Legal options for Assange after British verdict

(AFP) – Britain’s Supreme Court will rule on Wednesday on an appeal by WikiLeaks founder Julian Assange against extradition to Sweden, where he faces allegations of sex crimes.

With the legal battle entering largely uncharted territory, here is an  outline of the possible scenarios, set out by Britain’s Crown Prosecution  Service; a leading extradition lawyer; and Swedish prosecutors.
If Assange loses his appeal in Britain’s top court:        
– Assange can apply to the European Court of Human Rights (ECHR) in the  French city of Strasbourg to lodge a final appeal against the European Arrest  Warrant issued by Sweden.   The ECHR has 14 days to decide whether it will hear the appeal.
– Assange would also have to apply to the ECHR to issue a separate interim  order that Britain cannot extradite him to Sweden during that 14-day period.
 “If what he wants to achieve is stop himself going to Sweden, then he needs  his interim relief. Because, without it, he will have an appeal which will  simply be heard in a number of years’ time when he will be back in Sweden,”  Anand Doobay, a consultant at London law firm Peters & Peters, told AFP.
– If the ECHR does not issue an interim order, Assange can still apply for  an injunction from the British courts against his extradition while he awaits  the ECHR’s decision on whether it will hear the appeal, a Crown Prosecution  Service spokeswoman told AFP.
– If neither the ECHR nor the British courts make such an injunction,  Britain’s Serious Organised Crime Agency can proceed with moves to extradite  Assange within that 14-day period.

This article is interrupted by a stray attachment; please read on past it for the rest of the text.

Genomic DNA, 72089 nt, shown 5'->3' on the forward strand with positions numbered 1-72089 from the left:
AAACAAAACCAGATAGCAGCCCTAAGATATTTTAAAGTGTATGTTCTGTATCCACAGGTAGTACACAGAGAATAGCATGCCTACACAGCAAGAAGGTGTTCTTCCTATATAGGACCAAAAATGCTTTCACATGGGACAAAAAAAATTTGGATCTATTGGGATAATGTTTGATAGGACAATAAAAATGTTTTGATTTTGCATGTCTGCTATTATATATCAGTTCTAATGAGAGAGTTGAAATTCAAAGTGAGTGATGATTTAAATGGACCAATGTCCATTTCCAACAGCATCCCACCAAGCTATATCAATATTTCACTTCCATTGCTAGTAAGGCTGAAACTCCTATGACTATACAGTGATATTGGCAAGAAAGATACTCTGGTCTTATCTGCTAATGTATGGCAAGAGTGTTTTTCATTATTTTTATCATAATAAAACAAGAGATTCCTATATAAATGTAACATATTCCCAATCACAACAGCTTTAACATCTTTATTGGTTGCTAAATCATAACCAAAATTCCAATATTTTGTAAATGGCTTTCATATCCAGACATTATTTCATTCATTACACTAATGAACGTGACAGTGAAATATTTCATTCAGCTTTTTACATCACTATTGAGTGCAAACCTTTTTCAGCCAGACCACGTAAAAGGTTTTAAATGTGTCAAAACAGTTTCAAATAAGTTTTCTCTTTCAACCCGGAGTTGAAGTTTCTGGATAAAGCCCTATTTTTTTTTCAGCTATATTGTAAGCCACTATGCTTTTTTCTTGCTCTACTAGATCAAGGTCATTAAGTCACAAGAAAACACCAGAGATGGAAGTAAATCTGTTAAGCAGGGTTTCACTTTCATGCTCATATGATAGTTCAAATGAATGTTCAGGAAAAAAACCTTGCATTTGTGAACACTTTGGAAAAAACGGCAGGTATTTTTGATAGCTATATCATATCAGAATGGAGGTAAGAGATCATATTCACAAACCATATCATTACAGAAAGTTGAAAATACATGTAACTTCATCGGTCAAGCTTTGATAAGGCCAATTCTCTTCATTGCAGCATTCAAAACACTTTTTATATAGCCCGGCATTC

Under the European Arrest Warrant rules, SOCA must hand over Assange to  Sweden within 10 days after his last appeal is exhausted, a spokesman for the  agency said.
– Should Britain be successful in extraditing him to Sweden, and the ECHR  agrees to hear the case, it would then deal with the case while Assange is in  Sweden. If it eventually grants his appeal the ECHR can order him sent back to  Britain.
– If Assange is still in Britain and the ECHR decides to hear the appeal,  his current strict bail conditions remain in force and he can remain in Britain  until the ECHR proceedings have concluded.
If Assange wins his appeal in Britain:        
– He is a free man in Britain.
– Swedish prosecutors say he would still be liable to arrest in other  European countries and extradition to Sweden, as the ruling is only valid in  Britain.
– Sweden cannot appeal to the ECHR against the judgment, as the court only  deals with cases that involve the infringement of individual human rights, not  state actors.
– Sweden could theoretically issue a new arrest warrant to conform with a  British ruling favouring Assange; although Swedish prosecution authority  spokeswoman Karin Rosander would not say whether that is an option being  discussed.
Swedish law; possible US extradition?
– Once Assange is in Sweden, a court hearing must be held concerning his  detention within 96 hours. The court must immediately issue its decision and  provide a deadline for the prosecution to begin. Assange will be able to appeal  against the detention ruling.
– Swedish prosecutors said it is illegal for Sweden to try him for any  crimes other than those stated in the arrest warrant. It is also forbidden to  hand him over to another country, such as the United States, unless the  original surrendering country (Britain) permits it.
– If the United States makes a request for Sweden to extradite Assange,  Rosander said the issue would be handled not by the prosecution authority but  by the Swedish government, in line with standard procedures. –